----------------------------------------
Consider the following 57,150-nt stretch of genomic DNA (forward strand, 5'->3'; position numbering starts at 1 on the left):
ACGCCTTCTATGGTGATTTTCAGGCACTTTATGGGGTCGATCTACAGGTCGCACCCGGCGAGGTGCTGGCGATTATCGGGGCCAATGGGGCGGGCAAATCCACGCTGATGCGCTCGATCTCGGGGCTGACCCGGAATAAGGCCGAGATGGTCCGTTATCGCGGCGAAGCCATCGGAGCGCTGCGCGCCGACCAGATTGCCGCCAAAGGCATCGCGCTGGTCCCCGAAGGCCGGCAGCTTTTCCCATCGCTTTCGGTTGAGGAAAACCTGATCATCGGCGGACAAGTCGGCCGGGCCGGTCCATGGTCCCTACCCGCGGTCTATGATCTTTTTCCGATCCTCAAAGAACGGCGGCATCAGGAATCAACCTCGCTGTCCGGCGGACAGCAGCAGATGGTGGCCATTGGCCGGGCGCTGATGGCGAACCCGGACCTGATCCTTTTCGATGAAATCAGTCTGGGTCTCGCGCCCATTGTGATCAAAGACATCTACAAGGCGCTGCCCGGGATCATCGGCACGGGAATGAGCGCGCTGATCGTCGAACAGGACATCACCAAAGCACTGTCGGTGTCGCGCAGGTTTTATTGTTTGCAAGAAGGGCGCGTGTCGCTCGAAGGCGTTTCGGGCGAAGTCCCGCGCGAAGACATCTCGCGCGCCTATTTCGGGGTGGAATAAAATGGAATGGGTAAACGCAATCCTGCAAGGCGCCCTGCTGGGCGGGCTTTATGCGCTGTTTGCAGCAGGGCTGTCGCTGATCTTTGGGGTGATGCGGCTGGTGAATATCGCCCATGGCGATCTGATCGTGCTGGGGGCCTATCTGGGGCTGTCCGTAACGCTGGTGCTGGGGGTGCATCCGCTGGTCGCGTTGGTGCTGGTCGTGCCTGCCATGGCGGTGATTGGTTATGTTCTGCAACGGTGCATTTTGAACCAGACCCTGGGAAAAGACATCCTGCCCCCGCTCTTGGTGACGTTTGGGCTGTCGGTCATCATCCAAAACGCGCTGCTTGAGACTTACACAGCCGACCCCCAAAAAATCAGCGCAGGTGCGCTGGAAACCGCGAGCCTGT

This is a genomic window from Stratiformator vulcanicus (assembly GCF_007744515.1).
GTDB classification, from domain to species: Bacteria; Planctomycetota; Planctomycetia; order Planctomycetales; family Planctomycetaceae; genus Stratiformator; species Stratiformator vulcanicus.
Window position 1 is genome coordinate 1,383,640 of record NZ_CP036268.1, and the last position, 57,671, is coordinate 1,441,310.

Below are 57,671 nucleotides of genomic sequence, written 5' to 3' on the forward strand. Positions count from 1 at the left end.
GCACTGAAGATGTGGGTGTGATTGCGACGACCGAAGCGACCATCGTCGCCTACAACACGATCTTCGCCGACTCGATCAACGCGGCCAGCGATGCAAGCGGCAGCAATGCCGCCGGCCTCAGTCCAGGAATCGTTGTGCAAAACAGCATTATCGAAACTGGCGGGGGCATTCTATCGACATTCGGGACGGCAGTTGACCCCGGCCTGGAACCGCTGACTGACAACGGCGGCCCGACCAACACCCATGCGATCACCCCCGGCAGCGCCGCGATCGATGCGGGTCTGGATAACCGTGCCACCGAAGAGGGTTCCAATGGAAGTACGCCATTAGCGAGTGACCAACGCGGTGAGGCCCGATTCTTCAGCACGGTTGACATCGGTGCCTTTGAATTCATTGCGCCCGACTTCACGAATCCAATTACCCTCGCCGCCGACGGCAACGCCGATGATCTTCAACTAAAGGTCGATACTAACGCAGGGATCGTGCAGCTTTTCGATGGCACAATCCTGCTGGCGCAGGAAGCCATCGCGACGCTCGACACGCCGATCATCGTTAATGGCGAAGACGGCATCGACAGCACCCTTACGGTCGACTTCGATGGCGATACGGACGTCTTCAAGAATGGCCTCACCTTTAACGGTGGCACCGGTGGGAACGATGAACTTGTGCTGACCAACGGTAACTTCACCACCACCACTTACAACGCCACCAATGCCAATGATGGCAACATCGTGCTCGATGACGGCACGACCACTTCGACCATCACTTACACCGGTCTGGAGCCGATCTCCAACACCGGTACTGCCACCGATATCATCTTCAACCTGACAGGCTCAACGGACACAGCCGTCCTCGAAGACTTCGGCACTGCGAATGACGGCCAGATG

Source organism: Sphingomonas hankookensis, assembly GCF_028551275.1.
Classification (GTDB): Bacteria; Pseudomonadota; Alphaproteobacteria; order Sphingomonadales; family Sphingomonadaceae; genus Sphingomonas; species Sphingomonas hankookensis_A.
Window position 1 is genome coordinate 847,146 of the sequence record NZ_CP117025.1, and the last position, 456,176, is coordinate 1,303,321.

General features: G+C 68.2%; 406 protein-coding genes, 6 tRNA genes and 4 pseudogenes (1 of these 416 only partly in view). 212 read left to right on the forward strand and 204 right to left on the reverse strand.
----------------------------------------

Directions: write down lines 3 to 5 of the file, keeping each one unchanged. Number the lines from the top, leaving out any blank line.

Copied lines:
This is a genomic window from Stratiformator vulcanicus (assembly GCF_007744515.1).
GTDB classification, from domain to species: Bacteria; Planctomycetota; Planctomycetia; order Planctomycetales; family Planctomycetaceae; genus Stratiformator; species Stratiformator vulcanicus.
Window position 1 is genome coordinate 1,383,640 of record NZ_CP036268.1, and the last position, 57,671, is coordinate 1,441,310.